USA TODAY Sports
UFC featherweight Jonathan Brookins is taking a leave of absence from mixed martial arts to go on a spiritual journey. Find out why he feels he lost his way below.
While many fans and journalists alike were complimentary of Jonathan Brookins' performance this past weekend, losing a spirited one-round bout against featherweight foe Dustin Poirier on The Ultimate Fighter 16 Finale main card, he had his mind on other things.
Despite showcasing improvement in his stand-up skills, the former winner of TUF season 12 has not had his mind fully on fighting for a while now, telling Fightland that he's flat broke and ready to go pursue other things for the time being:
"I think I just talked myself out of really wanting it. I don't know if I talked myself out of it or if I really don't want it anymore. That made it tough to keep going and to fight last weekend. I didn't really have much fight left in me. I kind of hit a dead end.
I definitely had my mind on other things I wanted to do and pursue. I just stopped believing in the fight business and stopped believing in what it was I was even doing. I just didn't quite understand. There wasn't much that I wanted about that (Poirier) fight."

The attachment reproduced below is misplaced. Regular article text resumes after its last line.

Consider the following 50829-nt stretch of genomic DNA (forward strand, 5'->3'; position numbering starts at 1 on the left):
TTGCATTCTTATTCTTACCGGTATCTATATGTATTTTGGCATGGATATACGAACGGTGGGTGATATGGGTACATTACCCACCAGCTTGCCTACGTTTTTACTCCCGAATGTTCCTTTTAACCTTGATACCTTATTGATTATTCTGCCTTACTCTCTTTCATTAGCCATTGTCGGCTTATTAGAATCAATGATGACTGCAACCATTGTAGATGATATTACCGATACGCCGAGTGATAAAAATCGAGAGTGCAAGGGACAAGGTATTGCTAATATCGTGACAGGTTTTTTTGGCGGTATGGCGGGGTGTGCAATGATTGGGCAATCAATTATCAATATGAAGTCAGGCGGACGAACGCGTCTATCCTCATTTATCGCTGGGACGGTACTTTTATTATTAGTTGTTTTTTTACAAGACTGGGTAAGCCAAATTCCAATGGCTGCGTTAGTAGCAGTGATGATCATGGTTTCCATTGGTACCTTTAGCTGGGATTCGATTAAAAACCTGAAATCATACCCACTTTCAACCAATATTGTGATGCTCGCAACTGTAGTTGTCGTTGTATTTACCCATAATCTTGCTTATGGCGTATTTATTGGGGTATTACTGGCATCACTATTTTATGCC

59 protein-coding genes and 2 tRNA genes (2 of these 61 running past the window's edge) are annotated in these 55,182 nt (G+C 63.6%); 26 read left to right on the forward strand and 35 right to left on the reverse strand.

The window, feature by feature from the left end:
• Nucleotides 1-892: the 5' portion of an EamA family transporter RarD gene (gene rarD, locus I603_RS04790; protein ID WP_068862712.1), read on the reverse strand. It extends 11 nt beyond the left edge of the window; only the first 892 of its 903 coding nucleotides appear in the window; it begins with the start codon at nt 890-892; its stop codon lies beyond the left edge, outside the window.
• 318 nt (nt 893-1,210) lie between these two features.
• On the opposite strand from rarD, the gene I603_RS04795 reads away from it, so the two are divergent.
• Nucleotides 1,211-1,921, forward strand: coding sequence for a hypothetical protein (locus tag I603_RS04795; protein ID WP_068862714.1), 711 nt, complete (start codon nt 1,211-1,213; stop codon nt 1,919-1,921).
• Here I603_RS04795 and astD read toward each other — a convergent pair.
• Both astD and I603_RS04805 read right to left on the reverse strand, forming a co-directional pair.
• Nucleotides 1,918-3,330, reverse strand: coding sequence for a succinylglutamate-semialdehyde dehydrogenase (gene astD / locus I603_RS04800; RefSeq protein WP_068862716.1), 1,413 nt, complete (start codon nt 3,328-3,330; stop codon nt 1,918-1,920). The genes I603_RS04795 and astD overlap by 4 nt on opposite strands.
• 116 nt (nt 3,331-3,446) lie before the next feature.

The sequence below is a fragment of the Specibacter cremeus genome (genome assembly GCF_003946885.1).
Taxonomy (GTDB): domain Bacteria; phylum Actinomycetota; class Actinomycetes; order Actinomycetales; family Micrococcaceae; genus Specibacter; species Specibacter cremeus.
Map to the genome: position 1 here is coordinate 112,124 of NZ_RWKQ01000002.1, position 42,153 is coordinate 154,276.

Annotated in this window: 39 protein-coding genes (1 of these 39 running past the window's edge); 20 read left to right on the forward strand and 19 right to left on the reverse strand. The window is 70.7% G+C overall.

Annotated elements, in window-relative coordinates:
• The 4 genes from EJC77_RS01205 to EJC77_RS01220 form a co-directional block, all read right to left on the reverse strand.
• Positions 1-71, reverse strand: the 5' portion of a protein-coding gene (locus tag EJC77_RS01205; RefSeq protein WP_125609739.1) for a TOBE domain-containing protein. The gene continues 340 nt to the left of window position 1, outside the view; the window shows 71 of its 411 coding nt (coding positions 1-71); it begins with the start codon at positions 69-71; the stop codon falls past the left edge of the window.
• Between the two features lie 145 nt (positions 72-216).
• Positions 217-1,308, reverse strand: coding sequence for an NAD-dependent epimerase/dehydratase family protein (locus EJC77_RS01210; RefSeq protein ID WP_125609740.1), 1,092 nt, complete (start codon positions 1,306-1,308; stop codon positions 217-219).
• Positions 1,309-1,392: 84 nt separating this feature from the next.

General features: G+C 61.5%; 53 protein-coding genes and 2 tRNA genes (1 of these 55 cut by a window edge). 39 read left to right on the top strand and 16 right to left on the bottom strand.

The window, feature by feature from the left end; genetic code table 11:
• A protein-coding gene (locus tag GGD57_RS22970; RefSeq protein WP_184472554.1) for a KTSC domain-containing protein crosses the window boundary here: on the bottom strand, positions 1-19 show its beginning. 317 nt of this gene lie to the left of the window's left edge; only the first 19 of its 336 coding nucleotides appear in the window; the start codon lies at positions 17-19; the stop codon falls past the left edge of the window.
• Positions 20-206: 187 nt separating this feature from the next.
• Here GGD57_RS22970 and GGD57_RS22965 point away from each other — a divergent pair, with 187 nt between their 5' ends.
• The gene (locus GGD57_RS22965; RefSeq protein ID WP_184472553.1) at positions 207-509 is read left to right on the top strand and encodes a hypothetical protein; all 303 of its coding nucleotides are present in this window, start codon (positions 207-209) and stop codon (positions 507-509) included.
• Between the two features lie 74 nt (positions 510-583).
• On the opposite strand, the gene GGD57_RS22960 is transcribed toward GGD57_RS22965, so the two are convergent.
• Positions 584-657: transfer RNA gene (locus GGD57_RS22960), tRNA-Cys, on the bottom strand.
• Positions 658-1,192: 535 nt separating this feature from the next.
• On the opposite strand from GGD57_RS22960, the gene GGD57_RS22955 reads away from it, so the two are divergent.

Those "other things" include a trip to India, where plans to go and learn something other than mixed martial arts. He explains further:
"I think I was ready to go to India and learn something else. Pursuing this sport with the mindset that I have is counterproductive. It didn't make sense. Mindset is everything. If this is what I'm going to do with the rest of my life it can't just be a circular argument. It can't just be about nothing. This quest to be a fighter has gotten to be frivolous, to be the wrong pursuit. I know it can be pursued the right way, but I know I'm not anywhere close to it. I'm not really down to live this temporary, right-now way of life."
Brookins has always been a very spiritual person, whether it be his yoga routine or meditation, he's constantly looking to improve himself and that doesn't necessarily mean becoming a better fighter. Perhaps the peaceful ideals have finally found no way to coexist with the life of a cagefighter.
There's plenty more where that came from and you should go read the rest of the interview which discusses his rough weight cut before the fight among other things.
Do you think this is the last we've seen of Jonathan Brookins? He's now 2-3 inside the Octagon, losing three tough bouts to three of the better featherweights in the division. Will he find that desire again?